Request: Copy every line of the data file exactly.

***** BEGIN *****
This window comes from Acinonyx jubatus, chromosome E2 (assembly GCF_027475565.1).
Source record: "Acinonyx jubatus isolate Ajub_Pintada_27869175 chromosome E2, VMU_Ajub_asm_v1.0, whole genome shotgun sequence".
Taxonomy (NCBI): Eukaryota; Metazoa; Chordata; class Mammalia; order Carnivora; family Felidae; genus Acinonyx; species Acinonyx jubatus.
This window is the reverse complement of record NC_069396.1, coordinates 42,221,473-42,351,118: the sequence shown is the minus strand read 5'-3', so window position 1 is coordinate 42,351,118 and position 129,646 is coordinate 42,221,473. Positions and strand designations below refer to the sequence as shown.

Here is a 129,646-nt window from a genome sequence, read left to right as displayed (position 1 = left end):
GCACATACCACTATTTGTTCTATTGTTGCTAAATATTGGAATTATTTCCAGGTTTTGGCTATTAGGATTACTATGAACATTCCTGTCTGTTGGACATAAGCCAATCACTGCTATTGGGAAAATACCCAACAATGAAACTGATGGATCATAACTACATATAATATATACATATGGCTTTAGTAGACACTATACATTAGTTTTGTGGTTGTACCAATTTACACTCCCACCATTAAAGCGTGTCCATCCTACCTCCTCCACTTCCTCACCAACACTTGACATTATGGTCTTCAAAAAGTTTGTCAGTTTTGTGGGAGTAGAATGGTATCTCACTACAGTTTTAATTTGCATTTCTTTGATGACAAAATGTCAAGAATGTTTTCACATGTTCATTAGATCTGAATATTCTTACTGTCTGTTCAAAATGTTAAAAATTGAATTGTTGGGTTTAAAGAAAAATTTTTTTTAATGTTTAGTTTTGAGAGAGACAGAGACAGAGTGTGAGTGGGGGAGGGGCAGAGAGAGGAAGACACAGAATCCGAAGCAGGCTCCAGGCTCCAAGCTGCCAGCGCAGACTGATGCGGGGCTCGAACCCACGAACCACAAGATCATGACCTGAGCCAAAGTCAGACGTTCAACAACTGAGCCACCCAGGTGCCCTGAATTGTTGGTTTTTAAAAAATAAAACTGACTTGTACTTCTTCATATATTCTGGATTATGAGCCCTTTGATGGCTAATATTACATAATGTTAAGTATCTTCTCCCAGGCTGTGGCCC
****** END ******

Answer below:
This window comes from Acinonyx jubatus, chromosome E2 (assembly GCF_027475565.1).
Source record: "Acinonyx jubatus isolate Ajub_Pintada_27869175 chromosome E2, VMU_Ajub_asm_v1.0, whole genome shotgun sequence".
Taxonomy (NCBI): Eukaryota; Metazoa; Chordata; class Mammalia; order Carnivora; family Felidae; genus Acinonyx; species Acinonyx jubatus.
This window is the reverse complement of record NC_069396.1, coordinates 42,221,473-42,351,118: the sequence shown is the minus strand read 5'-3', so window position 1 is coordinate 42,351,118 and position 129,646 is coordinate 42,221,473. Positions and strand designations below refer to the sequence as shown.

Here is a 129,646-nt window from a genome sequence, read left to right as displayed (position 1 = left end):
GCACATACCACTATTTGTTCTATTGTTGCTAAATATTGGAATTATTTCCAGGTTTTGGCTATTAGGATTACTATGAACATTCCTGTCTGTTGGACATAAGCCAATCACTGCTATTGGGAAAATACCCAACAATGAAACTGATGGATCATAACTACATATAATATATACATATGGCTTTAGTAGACACTATACATTAGTTTTGTGGTTGTACCAATTTACACTCCCACCATTAAAGCGTGTCCATCCTACCTCCTCCACTTCCTCACCAACACTTGACATTATGGTCTTCAAAAAGTTTGTCAGTTTTGTGGGAGTAGAATGGTATCTCACTACAGTTTTAATTTGCATTTCTTTGATGACAAAATGTCAAGAATGTTTTCACATGTTCATTAGATCTGAATATTCTTACTGTCTGTTCAAAATGTTAAAAATTGAATTGTTGGGTTTAAAGAAAAATTTTTTTTAATGTTTAGTTTTGAGAGAGACAGAGACAGAGTGTGAGTGGGGGAGGGGCAGAGAGAGGAAGACACAGAATCCGAAGCAGGCTCCAGGCTCCAAGCTGCCAGCGCAGACTGATGCGGGGCTCGAACCCACGAACCACAAGATCATGACCTGAGCCAAAGTCAGACGTTCAACAACTGAGCCACCCAGGTGCCCTGAATTGTTGGTTTTTAAAAAATAAAACTGACTTGTACTTCTTCATATATTCTGGATTATGAGCCCTTTGATGGCTAATATTACATAATGTTAAGTATCTTCTCCCAGGCTGTGGCCC